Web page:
I was a victim of writing code just to learn and I enjoyed coding just for fun.
I fell in love with writing code just to make it work and I fell out of my ways to write secure code but now, I know better and I am still willing to learn more.
Therefore, I want to share the three basic motives of writing code that always help me keep my sanity whenever I write code. They go thus:
Whether you work for companies, clients or yourself, you will need to write code to solve some urgent and important issues.
But before you write a line of code, you need to ask yourself, “Is it urgent and is it important ?”.
If yes, the reason for writing code, in that case, is to fix the issue as quickly as possible, so direct your attention to fixing the issue.
You don’t want your company to lose her clients or customers because of some stubborn bugs in your software that prevent users from using the core part of your software or costing your company $10,000 per hour.
Therefore, you need to code with speed to fix the bug to save the day.
Also, if you are starting a software that currently has no user base, you won’t want to over-architect|build it and spend a lot of time doing so instead of using such time to find users to use the software.
Don’t get me wrong! Having a basic software architecture that is future proof is okay, but overdoing such at the expense of releasing the product itself is not acceptable.
“Make it work”
Situations you don’t expect will surely surface whether you plan for them or not.
Some facilities your software depends on will go out of service, your software would be hacked, your employees would compromise your software and “unexpected” will hold you tight because sh*t happens!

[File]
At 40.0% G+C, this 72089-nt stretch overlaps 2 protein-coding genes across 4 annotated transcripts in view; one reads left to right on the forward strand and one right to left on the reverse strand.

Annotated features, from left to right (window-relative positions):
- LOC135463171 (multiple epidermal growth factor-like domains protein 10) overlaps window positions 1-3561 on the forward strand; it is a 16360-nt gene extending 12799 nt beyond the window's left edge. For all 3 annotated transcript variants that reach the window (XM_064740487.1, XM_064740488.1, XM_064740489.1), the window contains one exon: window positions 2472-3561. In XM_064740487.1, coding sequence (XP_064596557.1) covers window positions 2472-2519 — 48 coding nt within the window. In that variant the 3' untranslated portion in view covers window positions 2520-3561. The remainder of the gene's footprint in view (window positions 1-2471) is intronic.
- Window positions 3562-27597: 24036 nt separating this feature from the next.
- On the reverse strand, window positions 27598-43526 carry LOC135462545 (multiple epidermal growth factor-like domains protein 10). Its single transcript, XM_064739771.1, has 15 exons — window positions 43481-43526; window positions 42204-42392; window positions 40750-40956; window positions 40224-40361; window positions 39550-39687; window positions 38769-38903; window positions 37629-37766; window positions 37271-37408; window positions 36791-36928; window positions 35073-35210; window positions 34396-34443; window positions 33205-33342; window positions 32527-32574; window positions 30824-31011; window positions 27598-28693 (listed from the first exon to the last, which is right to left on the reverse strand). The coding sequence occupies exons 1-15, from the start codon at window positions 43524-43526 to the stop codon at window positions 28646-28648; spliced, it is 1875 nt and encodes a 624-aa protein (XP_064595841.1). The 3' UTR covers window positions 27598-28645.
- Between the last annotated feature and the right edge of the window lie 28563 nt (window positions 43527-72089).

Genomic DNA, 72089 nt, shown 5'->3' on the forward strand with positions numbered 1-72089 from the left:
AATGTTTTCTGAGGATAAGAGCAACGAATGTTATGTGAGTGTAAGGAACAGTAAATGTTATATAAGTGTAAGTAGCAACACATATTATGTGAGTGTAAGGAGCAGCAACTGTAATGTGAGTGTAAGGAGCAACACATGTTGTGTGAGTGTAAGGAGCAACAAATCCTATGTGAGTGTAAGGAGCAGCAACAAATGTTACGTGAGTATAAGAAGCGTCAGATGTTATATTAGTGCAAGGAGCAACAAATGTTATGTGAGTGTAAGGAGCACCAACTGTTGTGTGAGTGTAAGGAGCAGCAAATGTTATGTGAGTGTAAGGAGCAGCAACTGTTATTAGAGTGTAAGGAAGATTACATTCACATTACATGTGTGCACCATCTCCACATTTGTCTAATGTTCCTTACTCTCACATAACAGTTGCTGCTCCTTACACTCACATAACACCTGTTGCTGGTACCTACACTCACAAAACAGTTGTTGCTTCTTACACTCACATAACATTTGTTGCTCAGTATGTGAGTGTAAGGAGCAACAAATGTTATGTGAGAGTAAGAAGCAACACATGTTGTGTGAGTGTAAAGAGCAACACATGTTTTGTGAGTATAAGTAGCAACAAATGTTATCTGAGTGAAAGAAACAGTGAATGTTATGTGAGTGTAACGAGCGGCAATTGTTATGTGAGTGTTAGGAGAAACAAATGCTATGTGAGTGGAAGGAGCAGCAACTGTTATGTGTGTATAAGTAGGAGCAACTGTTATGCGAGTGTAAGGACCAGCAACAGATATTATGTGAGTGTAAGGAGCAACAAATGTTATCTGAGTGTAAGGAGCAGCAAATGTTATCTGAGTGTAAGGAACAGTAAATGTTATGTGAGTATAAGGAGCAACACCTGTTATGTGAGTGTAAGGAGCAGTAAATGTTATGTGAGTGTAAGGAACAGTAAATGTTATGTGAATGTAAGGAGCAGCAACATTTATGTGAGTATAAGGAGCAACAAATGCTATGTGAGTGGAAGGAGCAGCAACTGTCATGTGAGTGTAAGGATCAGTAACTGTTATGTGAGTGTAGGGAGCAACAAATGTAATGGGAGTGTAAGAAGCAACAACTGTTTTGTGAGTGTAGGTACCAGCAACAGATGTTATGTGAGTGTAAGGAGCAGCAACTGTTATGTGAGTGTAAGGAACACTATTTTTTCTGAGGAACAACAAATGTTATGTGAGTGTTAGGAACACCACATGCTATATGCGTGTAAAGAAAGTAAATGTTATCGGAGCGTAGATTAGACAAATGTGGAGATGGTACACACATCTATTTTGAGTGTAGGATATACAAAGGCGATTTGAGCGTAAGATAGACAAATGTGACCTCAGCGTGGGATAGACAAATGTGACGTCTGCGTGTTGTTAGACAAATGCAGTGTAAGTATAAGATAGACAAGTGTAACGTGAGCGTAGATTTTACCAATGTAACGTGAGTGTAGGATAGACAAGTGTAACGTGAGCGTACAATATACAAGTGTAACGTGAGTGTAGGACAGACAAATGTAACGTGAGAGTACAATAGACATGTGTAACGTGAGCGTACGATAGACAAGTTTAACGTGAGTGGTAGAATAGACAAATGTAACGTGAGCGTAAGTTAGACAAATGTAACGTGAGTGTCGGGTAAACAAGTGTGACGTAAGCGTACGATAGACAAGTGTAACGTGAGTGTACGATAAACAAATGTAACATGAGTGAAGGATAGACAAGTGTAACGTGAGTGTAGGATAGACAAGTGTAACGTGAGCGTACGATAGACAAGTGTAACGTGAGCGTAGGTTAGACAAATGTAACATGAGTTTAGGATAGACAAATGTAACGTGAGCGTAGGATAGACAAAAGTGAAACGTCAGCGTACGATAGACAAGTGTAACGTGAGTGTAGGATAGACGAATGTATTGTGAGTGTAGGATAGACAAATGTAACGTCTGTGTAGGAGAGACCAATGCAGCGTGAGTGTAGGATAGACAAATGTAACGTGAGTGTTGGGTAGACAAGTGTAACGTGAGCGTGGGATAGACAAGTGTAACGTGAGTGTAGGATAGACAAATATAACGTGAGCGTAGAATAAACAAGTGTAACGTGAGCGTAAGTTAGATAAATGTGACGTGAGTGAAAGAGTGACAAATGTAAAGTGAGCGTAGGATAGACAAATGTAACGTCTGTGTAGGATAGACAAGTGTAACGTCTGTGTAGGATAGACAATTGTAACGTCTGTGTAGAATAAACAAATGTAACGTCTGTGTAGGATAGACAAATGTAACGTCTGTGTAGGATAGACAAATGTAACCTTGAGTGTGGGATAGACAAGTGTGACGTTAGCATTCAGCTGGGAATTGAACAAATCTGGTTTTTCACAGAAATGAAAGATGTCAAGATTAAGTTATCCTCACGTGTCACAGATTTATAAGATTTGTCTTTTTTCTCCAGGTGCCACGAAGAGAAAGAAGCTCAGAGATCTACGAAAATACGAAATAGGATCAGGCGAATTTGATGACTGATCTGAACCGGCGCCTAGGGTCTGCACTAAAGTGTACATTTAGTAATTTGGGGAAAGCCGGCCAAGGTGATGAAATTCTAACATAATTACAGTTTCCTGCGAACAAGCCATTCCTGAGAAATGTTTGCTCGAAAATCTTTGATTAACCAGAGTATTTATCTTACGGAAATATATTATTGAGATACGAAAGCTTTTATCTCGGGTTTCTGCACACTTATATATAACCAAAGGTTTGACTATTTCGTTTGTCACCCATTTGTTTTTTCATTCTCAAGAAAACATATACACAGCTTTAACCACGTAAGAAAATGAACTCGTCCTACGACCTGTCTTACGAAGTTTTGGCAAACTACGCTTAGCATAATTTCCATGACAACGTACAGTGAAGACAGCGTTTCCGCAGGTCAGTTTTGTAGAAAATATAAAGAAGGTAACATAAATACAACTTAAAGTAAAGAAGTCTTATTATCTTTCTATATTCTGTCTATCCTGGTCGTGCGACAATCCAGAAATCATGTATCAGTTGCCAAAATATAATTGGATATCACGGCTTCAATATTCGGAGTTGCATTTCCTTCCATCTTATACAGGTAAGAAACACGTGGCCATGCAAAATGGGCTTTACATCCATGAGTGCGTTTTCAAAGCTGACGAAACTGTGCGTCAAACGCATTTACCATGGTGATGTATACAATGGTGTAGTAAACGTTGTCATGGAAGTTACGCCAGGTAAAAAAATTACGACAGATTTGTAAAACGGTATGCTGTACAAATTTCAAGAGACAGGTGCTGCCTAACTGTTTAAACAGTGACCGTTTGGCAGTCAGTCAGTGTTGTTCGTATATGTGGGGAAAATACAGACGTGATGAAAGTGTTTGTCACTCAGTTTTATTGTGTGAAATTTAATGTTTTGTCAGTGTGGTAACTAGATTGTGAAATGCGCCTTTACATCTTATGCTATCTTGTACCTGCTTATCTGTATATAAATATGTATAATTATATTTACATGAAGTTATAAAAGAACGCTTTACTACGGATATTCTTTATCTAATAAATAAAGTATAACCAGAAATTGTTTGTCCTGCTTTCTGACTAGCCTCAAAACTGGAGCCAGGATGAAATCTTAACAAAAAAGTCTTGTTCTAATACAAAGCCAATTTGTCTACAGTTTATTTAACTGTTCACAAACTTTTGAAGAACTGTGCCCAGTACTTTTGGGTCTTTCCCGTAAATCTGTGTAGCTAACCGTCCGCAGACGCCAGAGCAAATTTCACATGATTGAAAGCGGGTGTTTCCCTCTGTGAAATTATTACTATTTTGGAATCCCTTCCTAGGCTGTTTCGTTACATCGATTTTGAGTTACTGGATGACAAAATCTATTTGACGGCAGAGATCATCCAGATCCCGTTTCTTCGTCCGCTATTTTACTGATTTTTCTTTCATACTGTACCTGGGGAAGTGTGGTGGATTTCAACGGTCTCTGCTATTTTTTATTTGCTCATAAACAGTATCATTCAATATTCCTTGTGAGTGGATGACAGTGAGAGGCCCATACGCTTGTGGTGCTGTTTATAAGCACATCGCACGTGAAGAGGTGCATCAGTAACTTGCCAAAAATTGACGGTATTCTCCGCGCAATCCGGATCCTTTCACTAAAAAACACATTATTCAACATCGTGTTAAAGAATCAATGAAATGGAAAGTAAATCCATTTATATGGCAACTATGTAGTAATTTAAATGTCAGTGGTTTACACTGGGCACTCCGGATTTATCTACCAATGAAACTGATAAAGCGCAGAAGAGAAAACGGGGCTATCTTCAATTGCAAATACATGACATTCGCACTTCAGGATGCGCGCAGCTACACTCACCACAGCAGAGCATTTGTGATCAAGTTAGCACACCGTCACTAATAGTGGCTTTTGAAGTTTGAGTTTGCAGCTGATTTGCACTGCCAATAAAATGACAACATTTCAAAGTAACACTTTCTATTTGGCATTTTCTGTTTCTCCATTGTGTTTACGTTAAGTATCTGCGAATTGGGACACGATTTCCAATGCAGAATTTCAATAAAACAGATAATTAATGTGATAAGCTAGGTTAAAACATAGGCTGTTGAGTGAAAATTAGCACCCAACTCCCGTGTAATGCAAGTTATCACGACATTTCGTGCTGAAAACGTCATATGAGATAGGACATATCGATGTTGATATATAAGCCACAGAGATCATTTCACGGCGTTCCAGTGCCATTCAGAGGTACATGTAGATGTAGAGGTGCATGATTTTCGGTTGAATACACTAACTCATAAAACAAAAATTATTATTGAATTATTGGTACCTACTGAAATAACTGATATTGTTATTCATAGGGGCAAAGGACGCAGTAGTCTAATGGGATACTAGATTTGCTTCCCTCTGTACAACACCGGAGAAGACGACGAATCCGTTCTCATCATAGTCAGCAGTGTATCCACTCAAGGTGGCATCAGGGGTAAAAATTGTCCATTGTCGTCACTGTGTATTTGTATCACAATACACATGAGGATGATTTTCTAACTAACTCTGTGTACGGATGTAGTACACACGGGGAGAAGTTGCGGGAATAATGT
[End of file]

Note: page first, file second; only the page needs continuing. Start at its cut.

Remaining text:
Fine! You have to be proactive about unexpected as a software developer.
However, you don’t know the best way to prepare for the future but you can design your software in a way that makes fixing things easy for develops.
When you have time, think about how you can design your software with unexpected in mind.
Writing automated tests is one of the proactive ways to prepare your team for unexpected.
Some developers expect unexpected by writing simple, clean and deterministic code.
Some use error trackers like Sentry to expect unexpected.
You can also put your software on hackerone.com to be hacked ethically.
There are so many ways to skin a goat. Just expect unexpected!
Don’t be stuck with the present or the present will be your future.
It is easy to just make things work and be fixing things from time to time.
I call that approach the “War Time Software Development Approach”.
If you don’t force yourself, you won’t be able to think about the future because you will have a lot of bugs to fix.
Whenever you find yourself in wartime moments, sit back to find out how to uproot the issues.
Write reusable code, automate recurrent activities and build things so that you don’t need to labour in the future.
Take care of yourself and health.
In conclusion, there are so many reasons to write code, but — in my experience — the three reasons listed above can help any developer to be more effective as a problem solver as well as a software developer dealing with business objectives.
What do you think?
Any additions, subtractions or opinion?
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